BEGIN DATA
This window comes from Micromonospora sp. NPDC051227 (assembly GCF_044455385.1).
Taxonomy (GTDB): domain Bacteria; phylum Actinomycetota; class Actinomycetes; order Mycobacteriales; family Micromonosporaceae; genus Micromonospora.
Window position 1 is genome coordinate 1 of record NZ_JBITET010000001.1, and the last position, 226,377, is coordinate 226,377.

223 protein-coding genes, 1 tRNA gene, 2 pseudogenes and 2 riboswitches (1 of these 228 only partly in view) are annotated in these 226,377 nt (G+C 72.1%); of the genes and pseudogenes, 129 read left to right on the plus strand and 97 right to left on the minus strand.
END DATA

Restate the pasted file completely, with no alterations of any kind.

This window comes from Micromonospora sp. NPDC051227 (assembly GCF_044455385.1).
Taxonomy (GTDB): domain Bacteria; phylum Actinomycetota; class Actinomycetes; order Mycobacteriales; family Micromonosporaceae; genus Micromonospora.
Window position 1 is genome coordinate 1 of record NZ_JBITET010000001.1, and the last position, 226,377, is coordinate 226,377.

223 protein-coding genes, 1 tRNA gene, 2 pseudogenes and 2 riboswitches (1 of these 228 only partly in view) are annotated in these 226,377 nt (G+C 72.1%); of the genes and pseudogenes, 129 read left to right on the plus strand and 97 right to left on the minus strand.